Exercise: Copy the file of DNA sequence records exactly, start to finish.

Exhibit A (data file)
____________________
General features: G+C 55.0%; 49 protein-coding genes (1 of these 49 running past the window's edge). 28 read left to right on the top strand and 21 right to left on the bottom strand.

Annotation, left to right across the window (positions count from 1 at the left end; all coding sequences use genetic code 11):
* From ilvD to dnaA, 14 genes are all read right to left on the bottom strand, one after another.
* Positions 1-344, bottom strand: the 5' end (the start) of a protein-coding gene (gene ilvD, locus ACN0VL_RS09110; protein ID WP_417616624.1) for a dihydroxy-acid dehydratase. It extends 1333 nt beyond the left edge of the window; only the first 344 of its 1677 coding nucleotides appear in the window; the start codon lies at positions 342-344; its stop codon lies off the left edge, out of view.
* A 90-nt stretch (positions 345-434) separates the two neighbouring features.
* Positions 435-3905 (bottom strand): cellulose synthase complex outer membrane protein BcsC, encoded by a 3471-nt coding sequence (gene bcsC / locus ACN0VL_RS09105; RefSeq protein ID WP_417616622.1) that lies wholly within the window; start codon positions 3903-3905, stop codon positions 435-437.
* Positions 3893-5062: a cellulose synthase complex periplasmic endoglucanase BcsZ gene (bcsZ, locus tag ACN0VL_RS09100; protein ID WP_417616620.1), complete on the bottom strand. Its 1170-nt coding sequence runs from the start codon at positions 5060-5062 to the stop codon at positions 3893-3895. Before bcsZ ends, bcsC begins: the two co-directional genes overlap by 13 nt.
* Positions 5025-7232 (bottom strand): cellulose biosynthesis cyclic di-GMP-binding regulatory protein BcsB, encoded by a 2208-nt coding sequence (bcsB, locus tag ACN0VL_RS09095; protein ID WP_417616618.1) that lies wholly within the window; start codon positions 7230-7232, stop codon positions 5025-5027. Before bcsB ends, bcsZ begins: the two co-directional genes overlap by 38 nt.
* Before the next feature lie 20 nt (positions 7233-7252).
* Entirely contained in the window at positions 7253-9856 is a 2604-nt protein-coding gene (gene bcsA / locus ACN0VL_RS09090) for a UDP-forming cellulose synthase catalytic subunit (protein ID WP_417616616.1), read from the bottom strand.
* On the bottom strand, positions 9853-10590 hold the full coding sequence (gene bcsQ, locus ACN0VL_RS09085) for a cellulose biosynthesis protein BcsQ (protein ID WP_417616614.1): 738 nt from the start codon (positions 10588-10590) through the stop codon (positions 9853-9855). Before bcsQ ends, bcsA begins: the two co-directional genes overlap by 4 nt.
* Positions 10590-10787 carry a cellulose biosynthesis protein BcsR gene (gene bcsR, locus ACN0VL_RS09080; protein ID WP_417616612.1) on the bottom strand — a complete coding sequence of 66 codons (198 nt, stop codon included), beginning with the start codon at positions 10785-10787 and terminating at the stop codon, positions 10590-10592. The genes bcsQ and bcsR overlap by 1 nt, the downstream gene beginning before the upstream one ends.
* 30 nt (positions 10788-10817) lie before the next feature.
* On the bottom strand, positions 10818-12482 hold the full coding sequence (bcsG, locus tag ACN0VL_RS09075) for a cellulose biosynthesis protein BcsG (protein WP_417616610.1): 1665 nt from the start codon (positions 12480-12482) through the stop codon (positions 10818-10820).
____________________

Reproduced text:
General features: G+C 55.0%; 49 protein-coding genes (1 of these 49 running past the window's edge). 28 read left to right on the top strand and 21 right to left on the bottom strand.

Annotation, left to right across the window (positions count from 1 at the left end; all coding sequences use genetic code 11):
* From ilvD to dnaA, 14 genes are all read right to left on the bottom strand, one after another.
* Positions 1-344, bottom strand: the 5' end (the start) of a protein-coding gene (gene ilvD, locus ACN0VL_RS09110; protein ID WP_417616624.1) for a dihydroxy-acid dehydratase. It extends 1333 nt beyond the left edge of the window; only the first 344 of its 1677 coding nucleotides appear in the window; the start codon lies at positions 342-344; its stop codon lies off the left edge, out of view.
* A 90-nt stretch (positions 345-434) separates the two neighbouring features.
* Positions 435-3905 (bottom strand): cellulose synthase complex outer membrane protein BcsC, encoded by a 3471-nt coding sequence (gene bcsC / locus ACN0VL_RS09105; RefSeq protein ID WP_417616622.1) that lies wholly within the window; start codon positions 3903-3905, stop codon positions 435-437.
* Positions 3893-5062: a cellulose synthase complex periplasmic endoglucanase BcsZ gene (bcsZ, locus tag ACN0VL_RS09100; protein ID WP_417616620.1), complete on the bottom strand. Its 1170-nt coding sequence runs from the start codon at positions 5060-5062 to the stop codon at positions 3893-3895. Before bcsZ ends, bcsC begins: the two co-directional genes overlap by 13 nt.
* Positions 5025-7232 (bottom strand): cellulose biosynthesis cyclic di-GMP-binding regulatory protein BcsB, encoded by a 2208-nt coding sequence (bcsB, locus tag ACN0VL_RS09095; protein ID WP_417616618.1) that lies wholly within the window; start codon positions 7230-7232, stop codon positions 5025-5027. Before bcsB ends, bcsZ begins: the two co-directional genes overlap by 38 nt.
* Before the next feature lie 20 nt (positions 7233-7252).
* Entirely contained in the window at positions 7253-9856 is a 2604-nt protein-coding gene (gene bcsA / locus ACN0VL_RS09090) for a UDP-forming cellulose synthase catalytic subunit (protein ID WP_417616616.1), read from the bottom strand.
* On the bottom strand, positions 9853-10590 hold the full coding sequence (gene bcsQ, locus ACN0VL_RS09085) for a cellulose biosynthesis protein BcsQ (protein ID WP_417616614.1): 738 nt from the start codon (positions 10588-10590) through the stop codon (positions 9853-9855). Before bcsQ ends, bcsA begins: the two co-directional genes overlap by 4 nt.
* Positions 10590-10787 carry a cellulose biosynthesis protein BcsR gene (gene bcsR, locus ACN0VL_RS09080; protein ID WP_417616612.1) on the bottom strand — a complete coding sequence of 66 codons (198 nt, stop codon included), beginning with the start codon at positions 10785-10787 and terminating at the stop codon, positions 10590-10592. The genes bcsQ and bcsR overlap by 1 nt, the downstream gene beginning before the upstream one ends.
* 30 nt (positions 10788-10817) lie before the next feature.
* On the bottom strand, positions 10818-12482 hold the full coding sequence (bcsG, locus tag ACN0VL_RS09075) for a cellulose biosynthesis protein BcsG (protein WP_417616610.1): 1665 nt from the start codon (positions 12480-12482) through the stop codon (positions 10818-10820).